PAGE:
Nutrition & mobilisation in critically ill patients in the ICU (and during recovery on the ward) through family engagement

Learn the basics of Nutrition for Nurses in the ICU

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Prof Andrea Marshall help_outline
Professor of Acute and Complex Care Nursing, Griffith University, Australia
Lecture Summary

Does feeding make a difference to critically ill patient….or not? There remains considerable variability in nutrition support practice for the critically ill despite the availability of numerous guidelines to support our practice. The complexity of the metabolic response to critical illness, coupled with patient heterogeneity, means that a one-size-fits-all approach to nutrition support is unlikely to work and that not all patients will benefit equally from nutrition interventions. We also lack clarity on the best way to determine nutritional requirements and there are insufficient data to specify the amount of protein and/or calories that patients should receive. All of these factors contribute to uncertainty regarding the benefits and best practices in relation to nutrition. Nevertheless, we know that if we don’t feed patients they do poorly. We also know that the practices of critical care nurses who manage the delivery of nutrition can have a significant impact on nutrition adequacy both in ICU and during recovery on the ward. Think about what you can do to make a difference to nutrition intake for patients recovering from critical illness.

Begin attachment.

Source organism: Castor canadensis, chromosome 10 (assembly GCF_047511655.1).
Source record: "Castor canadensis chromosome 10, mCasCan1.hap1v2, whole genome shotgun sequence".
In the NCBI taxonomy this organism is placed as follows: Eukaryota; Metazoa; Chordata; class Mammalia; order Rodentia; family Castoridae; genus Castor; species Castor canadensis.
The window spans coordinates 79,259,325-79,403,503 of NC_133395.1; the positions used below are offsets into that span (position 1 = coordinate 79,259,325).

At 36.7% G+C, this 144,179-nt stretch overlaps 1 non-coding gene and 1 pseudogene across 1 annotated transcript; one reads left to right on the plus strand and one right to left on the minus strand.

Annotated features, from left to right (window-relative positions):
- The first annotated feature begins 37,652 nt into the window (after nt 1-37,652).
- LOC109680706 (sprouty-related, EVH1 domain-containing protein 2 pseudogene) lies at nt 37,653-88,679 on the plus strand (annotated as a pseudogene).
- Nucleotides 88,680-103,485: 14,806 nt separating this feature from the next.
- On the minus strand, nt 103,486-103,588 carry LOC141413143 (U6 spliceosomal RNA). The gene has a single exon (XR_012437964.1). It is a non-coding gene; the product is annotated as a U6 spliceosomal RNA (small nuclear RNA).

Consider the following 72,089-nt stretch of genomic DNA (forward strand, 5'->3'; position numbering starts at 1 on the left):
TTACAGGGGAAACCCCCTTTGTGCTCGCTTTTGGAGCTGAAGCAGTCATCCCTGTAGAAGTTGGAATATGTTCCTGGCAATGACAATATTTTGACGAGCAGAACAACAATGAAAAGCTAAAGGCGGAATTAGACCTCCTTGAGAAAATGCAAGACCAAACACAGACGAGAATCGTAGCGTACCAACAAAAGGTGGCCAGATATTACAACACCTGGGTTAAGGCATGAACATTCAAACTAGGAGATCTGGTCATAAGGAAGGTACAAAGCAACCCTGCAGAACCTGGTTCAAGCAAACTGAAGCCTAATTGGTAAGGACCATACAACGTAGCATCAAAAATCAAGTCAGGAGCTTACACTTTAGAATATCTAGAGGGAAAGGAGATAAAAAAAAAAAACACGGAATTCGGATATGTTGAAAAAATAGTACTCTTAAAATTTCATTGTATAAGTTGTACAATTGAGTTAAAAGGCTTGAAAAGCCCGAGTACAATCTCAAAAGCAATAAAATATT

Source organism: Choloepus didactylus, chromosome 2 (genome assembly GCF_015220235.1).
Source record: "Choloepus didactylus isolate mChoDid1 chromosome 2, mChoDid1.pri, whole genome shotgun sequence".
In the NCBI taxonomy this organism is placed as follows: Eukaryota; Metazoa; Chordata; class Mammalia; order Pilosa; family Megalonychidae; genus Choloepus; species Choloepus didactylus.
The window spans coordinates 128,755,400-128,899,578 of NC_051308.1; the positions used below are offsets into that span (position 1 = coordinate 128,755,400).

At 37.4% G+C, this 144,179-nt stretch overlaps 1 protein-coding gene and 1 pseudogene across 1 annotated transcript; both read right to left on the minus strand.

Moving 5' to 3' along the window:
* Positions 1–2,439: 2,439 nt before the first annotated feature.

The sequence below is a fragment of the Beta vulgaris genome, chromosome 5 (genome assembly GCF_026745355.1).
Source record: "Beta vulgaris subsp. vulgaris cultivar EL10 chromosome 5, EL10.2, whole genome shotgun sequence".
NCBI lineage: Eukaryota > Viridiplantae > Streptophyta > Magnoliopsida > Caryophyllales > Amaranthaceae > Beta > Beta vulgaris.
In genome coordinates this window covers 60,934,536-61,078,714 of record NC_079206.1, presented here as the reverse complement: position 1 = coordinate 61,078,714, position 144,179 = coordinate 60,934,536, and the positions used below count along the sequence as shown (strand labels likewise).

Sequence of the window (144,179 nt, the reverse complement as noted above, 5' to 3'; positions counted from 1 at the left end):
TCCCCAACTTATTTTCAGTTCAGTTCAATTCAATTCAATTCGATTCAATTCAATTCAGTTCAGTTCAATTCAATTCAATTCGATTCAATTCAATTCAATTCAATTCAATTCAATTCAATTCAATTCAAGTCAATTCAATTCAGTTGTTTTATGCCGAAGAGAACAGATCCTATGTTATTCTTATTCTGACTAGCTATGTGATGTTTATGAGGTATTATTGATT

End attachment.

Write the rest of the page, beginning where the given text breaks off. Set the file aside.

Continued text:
Target Audience

Critical Care Nurses
Trainee Critical Care Doctors

Learning Objectives:

Upon completion of this activity, you should be able to:

  • Describe the metabolic response to critical illness
  • Identify factors that increase the risk of malnutrition for critically ill patients
  • Outline the potential benefits of optimising nutrition during critical illness
  • Critically examine nutrition support strategies in critical illness
  • Discuss strategies to enhance nutrition intake during recovery from critical illness